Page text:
This proposal requests funds for continuation of a training program in fundamental chemosensory research at Florida State University (FSU). Four positions at the predoctoral level and two positions at the postdoctoral level are requested. The FSU Neuroscience Program, within which this Chemosensory Training Program operates, has a long history of high quality training and research in sensory systems, especially the chemosensory systems. The training program at FSU is firmly focused on the search for fundamental scientific knowledge, on which all applied and clinical understanding must be based. It is characterized by a diversity of research perspectives among the associated faculty and a diversity of research methodologies even within a single investigator's laboratory. Thus, the program affords pre- and post-doctoral trainees with unusual opportunities to explore and master many research approaches to important questions about chemosensory function. And to do so under the guidance of well-respected faculty used to productive collaborations. The research approaches represented in the Program include electrophysiological, molecular, anatomical, and quantitative behavioral analysis. The research support facilities are also exceptional;for example, molecular biological, electronics, computer, electron/ confocal microscopy and photography facilities, with professional staff, are all available to program members and trainees. A highly distinguished new faculty member has joined the training program since the last competitive renewal and almost all program faculties now have new laboratory space in new buildings. The notable features of this program include its distinguished history and excellent faculty, its focus on basis mechanisms studied in depth and breadth, and the outstanding technical facilities available. Trainees have an opportunity to acquire the perspective that is necessary for success in pushing out the boundaries of knowledge, and advice and assistance in obtaining the skills necessary for a career in externally funded productive research.
The training program at FSU is focused on the search for fundamental scientific knowledge, on which all applied and clinical understanding must be based. The program affords pre- and post-doctoral trainees with unusual opportunities to explore and master many research approaches to important questions about taste and smell function, whose loss involves devastating loss of quality of life, and whose central brain circuits are important in eating disorders, obesity, diabetes and hypertension;and perhaps other neurological disorders.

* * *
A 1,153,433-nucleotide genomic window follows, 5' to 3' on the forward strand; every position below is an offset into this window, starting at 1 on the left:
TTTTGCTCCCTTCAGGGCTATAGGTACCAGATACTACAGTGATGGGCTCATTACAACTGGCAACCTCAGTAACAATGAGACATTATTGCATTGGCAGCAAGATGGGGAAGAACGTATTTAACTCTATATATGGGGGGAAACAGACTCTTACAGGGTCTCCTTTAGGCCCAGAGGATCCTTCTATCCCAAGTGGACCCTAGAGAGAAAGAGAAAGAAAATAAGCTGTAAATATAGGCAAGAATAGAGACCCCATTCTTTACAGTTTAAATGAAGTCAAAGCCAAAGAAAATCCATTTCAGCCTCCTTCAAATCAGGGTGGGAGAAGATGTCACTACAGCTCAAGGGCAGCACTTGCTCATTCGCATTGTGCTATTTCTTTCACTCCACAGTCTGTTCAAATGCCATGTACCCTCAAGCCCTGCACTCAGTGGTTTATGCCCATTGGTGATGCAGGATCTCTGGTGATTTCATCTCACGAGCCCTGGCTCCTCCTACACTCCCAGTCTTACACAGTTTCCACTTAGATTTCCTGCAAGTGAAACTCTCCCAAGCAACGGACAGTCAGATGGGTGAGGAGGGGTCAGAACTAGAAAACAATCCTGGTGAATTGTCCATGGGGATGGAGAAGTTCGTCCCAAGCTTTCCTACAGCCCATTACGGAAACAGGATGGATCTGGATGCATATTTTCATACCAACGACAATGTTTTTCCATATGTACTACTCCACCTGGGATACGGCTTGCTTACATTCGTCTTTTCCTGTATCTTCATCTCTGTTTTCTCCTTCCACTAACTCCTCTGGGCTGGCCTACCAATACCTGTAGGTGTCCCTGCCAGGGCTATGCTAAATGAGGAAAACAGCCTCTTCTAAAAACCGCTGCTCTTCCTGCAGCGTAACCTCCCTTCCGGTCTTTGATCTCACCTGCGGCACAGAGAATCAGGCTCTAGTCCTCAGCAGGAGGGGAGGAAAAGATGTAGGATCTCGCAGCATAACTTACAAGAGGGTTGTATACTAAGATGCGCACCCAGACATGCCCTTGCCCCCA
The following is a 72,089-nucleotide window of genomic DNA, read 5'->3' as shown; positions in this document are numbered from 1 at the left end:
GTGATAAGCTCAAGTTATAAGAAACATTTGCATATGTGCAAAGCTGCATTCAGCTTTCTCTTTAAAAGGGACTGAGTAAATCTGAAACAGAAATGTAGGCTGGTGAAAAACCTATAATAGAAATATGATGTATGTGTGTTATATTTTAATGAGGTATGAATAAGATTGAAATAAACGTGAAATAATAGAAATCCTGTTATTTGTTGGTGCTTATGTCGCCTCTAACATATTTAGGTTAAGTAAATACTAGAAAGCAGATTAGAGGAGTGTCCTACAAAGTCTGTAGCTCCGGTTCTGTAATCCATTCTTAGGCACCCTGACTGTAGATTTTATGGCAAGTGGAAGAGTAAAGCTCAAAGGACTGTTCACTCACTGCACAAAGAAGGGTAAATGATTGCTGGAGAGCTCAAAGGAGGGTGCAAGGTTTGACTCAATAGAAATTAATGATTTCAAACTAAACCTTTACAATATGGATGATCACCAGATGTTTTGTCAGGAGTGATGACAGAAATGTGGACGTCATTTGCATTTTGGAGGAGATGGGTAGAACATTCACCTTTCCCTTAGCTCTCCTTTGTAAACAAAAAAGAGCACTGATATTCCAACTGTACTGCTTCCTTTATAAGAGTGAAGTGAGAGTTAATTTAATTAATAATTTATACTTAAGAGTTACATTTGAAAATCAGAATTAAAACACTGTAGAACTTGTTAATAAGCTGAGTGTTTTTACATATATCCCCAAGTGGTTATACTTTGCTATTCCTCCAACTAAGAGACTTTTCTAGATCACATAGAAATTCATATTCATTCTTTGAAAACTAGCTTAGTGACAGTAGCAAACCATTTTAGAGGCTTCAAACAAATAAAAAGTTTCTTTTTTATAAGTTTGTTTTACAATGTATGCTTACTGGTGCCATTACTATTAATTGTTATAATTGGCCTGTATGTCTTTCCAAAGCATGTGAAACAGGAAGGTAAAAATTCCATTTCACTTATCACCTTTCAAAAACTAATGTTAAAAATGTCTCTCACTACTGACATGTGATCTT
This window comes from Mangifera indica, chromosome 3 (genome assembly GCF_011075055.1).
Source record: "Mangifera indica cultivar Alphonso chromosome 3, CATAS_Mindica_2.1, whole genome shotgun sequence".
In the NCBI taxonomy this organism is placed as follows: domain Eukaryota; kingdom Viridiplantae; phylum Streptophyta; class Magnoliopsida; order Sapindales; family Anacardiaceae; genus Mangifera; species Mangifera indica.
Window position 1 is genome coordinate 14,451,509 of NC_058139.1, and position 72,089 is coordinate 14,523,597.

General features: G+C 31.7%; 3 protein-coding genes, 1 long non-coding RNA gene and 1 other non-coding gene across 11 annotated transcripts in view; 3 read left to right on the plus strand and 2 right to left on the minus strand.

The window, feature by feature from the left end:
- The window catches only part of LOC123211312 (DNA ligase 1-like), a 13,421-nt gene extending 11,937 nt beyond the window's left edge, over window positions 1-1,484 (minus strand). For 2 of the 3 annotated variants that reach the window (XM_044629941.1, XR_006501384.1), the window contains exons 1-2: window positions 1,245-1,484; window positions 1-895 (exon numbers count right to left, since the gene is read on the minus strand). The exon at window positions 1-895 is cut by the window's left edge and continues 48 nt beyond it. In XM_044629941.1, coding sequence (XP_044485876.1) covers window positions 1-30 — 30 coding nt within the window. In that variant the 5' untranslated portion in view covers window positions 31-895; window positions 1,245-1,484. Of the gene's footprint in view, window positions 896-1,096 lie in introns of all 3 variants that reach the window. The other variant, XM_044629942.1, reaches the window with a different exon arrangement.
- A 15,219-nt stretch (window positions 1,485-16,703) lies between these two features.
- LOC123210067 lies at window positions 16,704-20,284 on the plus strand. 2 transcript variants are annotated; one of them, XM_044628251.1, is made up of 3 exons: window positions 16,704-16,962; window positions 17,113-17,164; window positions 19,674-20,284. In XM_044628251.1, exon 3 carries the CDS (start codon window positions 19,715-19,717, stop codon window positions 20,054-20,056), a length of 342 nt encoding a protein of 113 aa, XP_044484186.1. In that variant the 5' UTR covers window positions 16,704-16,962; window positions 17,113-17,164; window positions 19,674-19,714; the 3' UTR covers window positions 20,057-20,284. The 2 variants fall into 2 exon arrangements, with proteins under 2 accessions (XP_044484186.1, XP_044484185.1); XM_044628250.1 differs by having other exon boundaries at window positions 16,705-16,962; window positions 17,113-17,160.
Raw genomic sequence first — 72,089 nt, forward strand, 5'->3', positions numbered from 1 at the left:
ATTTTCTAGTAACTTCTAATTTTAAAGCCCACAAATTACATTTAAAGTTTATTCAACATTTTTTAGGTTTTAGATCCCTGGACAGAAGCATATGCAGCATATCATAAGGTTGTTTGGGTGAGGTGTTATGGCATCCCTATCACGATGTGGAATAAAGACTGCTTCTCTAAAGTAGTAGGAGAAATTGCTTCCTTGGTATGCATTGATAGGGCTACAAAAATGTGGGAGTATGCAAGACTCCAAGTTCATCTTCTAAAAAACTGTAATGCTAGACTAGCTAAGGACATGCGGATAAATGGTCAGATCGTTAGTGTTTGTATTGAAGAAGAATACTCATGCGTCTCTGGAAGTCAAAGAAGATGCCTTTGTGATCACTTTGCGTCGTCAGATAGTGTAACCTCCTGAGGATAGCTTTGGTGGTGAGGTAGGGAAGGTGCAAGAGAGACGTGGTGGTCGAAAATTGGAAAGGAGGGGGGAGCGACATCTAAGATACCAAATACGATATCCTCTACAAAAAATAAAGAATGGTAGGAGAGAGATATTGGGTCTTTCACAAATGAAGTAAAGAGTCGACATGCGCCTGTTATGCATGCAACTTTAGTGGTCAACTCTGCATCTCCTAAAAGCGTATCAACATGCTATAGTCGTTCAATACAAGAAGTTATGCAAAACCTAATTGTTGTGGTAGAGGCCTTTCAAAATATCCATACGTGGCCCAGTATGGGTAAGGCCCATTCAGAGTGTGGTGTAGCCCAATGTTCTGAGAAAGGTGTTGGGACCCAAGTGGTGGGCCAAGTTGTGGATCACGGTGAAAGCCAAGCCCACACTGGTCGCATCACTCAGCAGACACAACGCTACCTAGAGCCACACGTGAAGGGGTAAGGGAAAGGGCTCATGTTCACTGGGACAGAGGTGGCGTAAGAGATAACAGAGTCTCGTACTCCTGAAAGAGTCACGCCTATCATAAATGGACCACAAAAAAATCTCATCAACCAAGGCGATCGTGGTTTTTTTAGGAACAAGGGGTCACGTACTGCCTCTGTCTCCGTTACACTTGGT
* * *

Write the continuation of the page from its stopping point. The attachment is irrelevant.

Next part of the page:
|Schier, Lindsey A; Spector, Alan C (2016) Behavioral Evidence for More than One Taste Signaling Pathway for Sugars in Rats. J Neurosci 36:113-24|
|McCarthy, Deirdre M; Bell, Genevieve A; Cannon, Elisa N et al. (2016) Reversal Learning Deficits Associated with Increased Frontal Cortical Brain-Derived Neurotrophic Factor Tyrosine Kinase B Signaling in a Prenatal Cocaine Exposure Mouse Model. Dev Neurosci :|
|Schier, Lindsey A; Blonde, Ginger D; Spector, Alan C (2016) Bilateral lesions in a specific subregion of posterior insular cortex impair conditioned taste aversion expression in rats. J Comp Neurol 524:54-73|
|Westberry, Jenne M; Meredith, Michael (2016) GABAergic mechanisms contributing to categorical amygdala responses to chemosensory signals. Neuroscience 331:186-96|
|Torregrossa, A-M; Loney, G C; Smith, J C et al. (2015) Examination of the perception of sweet- and bitter-like taste qualities in sucralose preferring and avoiding rats. Physiol Behav 140:96-103|
|Blonde, Ginger D; Bales, Michelle B; Spector, Alan C (2015) Extensive lesions in rat insular cortex significantly disrupt taste sensitivity to NaCl and KCl and slow salt discrimination learning. PLoS One 10:e0117515|
|Bales, Michelle B; Schier, Lindsey A; Blonde, Ginger D et al. (2015) Extensive Gustatory Cortex Lesions Significantly Impair Taste Sensitivity to KCl and Quinine but Not to Sucrose in Rats. PLoS One 10:e0143419|
|Smith, Kimberly R; Spector, Alan C (2014) The importance of the presence of a 5'-ribonucleotide and the contribution of the T1R1 + T1R3 heterodimer and an additional low-affinity receptor in the taste detection of L-glutamate as assessed psychophysically. J Neurosci 34:13234-45|
|Thiebaud, Nicolas; Johnson, Melissa C; Butler, Jessica L et al. (2014) Hyperlipidemic diet causes loss of olfactory sensory neurons, reduces olfactory discrimination, and disrupts odor-reversal learning. J Neurosci 34:6970-84|
|Davidson, Terry L; Tracy, Andrea L; Schier, Lindsey A et al. (2014) A view of obesity as a learning and memory disorder. J Exp Psychol Anim Learn Cogn 40:261-79|
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